This isn’t much of a technical post or critical review but thanks for allowing me to join the group.

    Maybe with more time I can jump in farther.

    All the best!

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    Vili Maunula

    Welcome to the group, Wolf! Great to have you here!

    To throw you right into the discussion, what’s your take on Yuzo Kayama, the actor playing the young doctor Yasumoto?

    The well scene is indeed very powerful. I am still a little puzzled how they did the camera move in that scene.

    Ugetsu: Yes indeed, sorry about the bad link, it was my intention to link to that post.

    It may be the website starting to show its age. More and more strange stuff is happening behind the scenes. I really need to do an update soon. But I’ve been saying that for two years!

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    lawless

    I agree Nakadai has a more commanding presence, but that’s why I suggested him. I don’t think Yasumoto’s status as a POV character makes blankness the best or necessary choice, and I think Nakadai would add some badly needed dynamism while still providing the matter-of-fact quality the character requires. In fact, I think Mifune’s performance is muted by comparison to his usual, although I think that is more or less dictated by the way the role is written and the screentime he gets.

    As for the thesis Ugetsu advances in the other thread, now that I’ve had a chance to read it, I agree with the broad thesis that on the surface, the movie looks like a mentor/student story, but that it’s in fact about how Yasumoto’s encounters with various women transform him. However, I disagree with some of his specific points in support of that argument. Where I think the thesis goes off the rails is in universalizing this and saying that how women act upon and shape men is the theme of the movie, but then again, of all the regular contributors to the board, I’m the most resistant to drawing those sort of general conclusions. So I guess in a sense I agree with both Ugetsu and Vili on that score.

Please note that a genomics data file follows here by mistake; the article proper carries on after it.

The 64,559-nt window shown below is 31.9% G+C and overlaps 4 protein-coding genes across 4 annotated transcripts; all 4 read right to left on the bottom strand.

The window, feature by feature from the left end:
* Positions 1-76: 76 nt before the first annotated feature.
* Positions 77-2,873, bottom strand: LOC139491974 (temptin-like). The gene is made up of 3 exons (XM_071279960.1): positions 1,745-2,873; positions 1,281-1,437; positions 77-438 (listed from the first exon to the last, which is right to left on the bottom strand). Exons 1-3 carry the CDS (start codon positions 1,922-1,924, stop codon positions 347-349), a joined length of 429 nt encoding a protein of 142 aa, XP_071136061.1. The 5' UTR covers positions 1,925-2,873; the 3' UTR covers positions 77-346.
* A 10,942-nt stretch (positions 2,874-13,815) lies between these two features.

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    Ugetsu

    Lawless

    As for the thesis Ugetsu advances in the other thread, now that I’ve had a chance to read it, I agree with the broad thesis that on the surface, the movie looks like a mentor/student story, but that it’s in fact about how Yasumoto’s encounters with various women transform him. However, I disagree with some of his specific points in support of that argument. Where I think the thesis goes off the rails is in universalizing this and saying that how women act upon and shape men is the theme of the movie, but then again, of all the regular contributors to the board, I’m the most resistant to drawing those sort of general conclusions. So I guess in a sense I agree with both Ugetsu and Vili on that score.

    I’d generally agree with you on this – I know I overstated the argument somewhat when I wrote that post (it was so long ago I’d forgotten my own theory!). I’m not convinced now that there is an overall ‘theme’ to the film at all, more a set of interlinked and not necessarily compatible themes and ideas. But I do think that the whole ‘master and teacher’ element is over rated and was never really intended to be the core of the film. The crucial thing is I think that the various digressions in the first half of the film are intended to directly reflect the unseen back story of Yasumoto. In this sense, the central narrative of the film is I think Yasumoto learning from the patients he encounters, not from Niide.